I kid. Even a traditionalist with unyielding loyalty to the Founding Fathers can agree with many of these ideas. The voting public certainly likes them. A poll of 1,100 registered voters, with a 3 percentage-point margin of error, found overwhelming support for the entire No Labels agenda – 76 percent favor the full list.
No hiding. Less spin. More public debate and a greater ability to deliver on promises.
This is not some fringe group with little chance of being heard in the Capitol. No Labels previously submitted a “Make Congress Work!” action plan that led to the No Budget, No Pay Act, currently being championed by Sen. Dean Heller, R-Nev. The plan for Congress also calls for an end to the procedural filibuster by requiring senators to actually debate for hours on end to block a vote on a bill, as Senate Majority Leader Harry Reid, D-Nev., recently suggested. And it overlaps with the White House proposal by promoting up-or-down votes on appointees within 90 days and a monthly forum with the president.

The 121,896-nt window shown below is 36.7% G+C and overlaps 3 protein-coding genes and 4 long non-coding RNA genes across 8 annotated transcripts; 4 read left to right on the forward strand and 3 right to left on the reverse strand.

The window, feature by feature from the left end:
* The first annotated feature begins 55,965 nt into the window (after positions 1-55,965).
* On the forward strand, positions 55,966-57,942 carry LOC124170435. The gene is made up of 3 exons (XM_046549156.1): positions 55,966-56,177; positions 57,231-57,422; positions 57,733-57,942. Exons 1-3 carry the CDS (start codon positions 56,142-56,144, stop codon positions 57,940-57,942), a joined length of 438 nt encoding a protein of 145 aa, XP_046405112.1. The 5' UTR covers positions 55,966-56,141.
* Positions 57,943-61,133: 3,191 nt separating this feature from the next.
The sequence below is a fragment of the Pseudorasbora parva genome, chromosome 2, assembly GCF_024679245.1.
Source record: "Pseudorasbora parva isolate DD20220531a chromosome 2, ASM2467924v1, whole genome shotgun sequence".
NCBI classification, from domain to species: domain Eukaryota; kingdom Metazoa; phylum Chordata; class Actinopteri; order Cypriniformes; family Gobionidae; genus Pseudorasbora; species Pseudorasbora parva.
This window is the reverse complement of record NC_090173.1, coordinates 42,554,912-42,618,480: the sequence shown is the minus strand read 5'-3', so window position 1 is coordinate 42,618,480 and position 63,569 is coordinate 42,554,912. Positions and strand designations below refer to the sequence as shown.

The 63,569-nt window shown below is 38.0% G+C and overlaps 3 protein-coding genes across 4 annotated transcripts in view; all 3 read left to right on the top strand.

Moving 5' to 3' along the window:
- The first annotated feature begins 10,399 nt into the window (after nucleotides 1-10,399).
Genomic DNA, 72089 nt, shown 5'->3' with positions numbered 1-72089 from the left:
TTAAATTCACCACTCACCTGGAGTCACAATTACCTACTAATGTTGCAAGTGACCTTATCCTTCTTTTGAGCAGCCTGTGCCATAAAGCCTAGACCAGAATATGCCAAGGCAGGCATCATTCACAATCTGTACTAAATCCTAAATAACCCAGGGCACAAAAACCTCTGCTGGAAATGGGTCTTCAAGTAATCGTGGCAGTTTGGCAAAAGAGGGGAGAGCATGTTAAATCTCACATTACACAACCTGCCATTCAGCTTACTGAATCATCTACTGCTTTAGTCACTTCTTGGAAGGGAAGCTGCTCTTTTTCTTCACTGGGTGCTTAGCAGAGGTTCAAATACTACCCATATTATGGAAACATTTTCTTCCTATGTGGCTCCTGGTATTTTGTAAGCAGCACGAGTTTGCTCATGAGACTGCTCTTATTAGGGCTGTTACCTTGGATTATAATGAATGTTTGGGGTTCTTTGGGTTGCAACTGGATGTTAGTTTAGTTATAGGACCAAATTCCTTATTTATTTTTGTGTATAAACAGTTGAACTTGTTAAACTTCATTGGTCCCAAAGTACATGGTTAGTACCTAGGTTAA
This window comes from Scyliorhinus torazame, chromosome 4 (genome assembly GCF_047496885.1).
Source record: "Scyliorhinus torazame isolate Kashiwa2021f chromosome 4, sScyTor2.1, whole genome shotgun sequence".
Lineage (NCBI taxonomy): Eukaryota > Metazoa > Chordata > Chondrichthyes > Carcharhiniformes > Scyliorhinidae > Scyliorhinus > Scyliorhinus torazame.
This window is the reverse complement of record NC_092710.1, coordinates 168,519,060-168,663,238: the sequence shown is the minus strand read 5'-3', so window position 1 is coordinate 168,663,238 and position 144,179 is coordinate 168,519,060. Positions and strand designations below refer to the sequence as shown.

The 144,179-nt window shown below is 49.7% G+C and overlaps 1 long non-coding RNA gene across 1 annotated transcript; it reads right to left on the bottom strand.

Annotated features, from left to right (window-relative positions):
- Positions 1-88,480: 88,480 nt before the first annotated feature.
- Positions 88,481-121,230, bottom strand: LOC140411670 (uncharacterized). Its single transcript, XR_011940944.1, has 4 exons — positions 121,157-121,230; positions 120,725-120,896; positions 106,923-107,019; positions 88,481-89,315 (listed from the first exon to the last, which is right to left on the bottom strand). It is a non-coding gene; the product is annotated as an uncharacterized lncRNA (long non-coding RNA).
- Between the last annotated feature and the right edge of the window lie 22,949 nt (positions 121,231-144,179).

Admittedly, some of the group's ideas to improve Congress are troubling. It wants to prevent members of Congress from signing formal pledges – most notably Grover Norquist's pledge to oppose all tax increases. Considering most people justifiably don't trust politicians, there's nothing wrong with extracting a signed promise on a position and holding it up for the world to see.
And No Labels wants to stop incumbents from campaigning against other incumbents, so they might get along better once elections are over. Politics is a contact sport. Big boys and big girls get over it.
That said, the current campaign has been a typical scorched-earth, mutually-assured-destruction affair that will make it exceedingly difficult for the winner of the presidency to govern. Imagine if Republican Mitt Romney wins the White House, but Reid remains majority leader. The South Pole would be warmer than that relationship.
The No Labels agenda represents the kind of change President Obama promised to deliver. He didn't.
For these reforms to take place, the president himself must embrace them. I hope Obama and Romney are paying attention.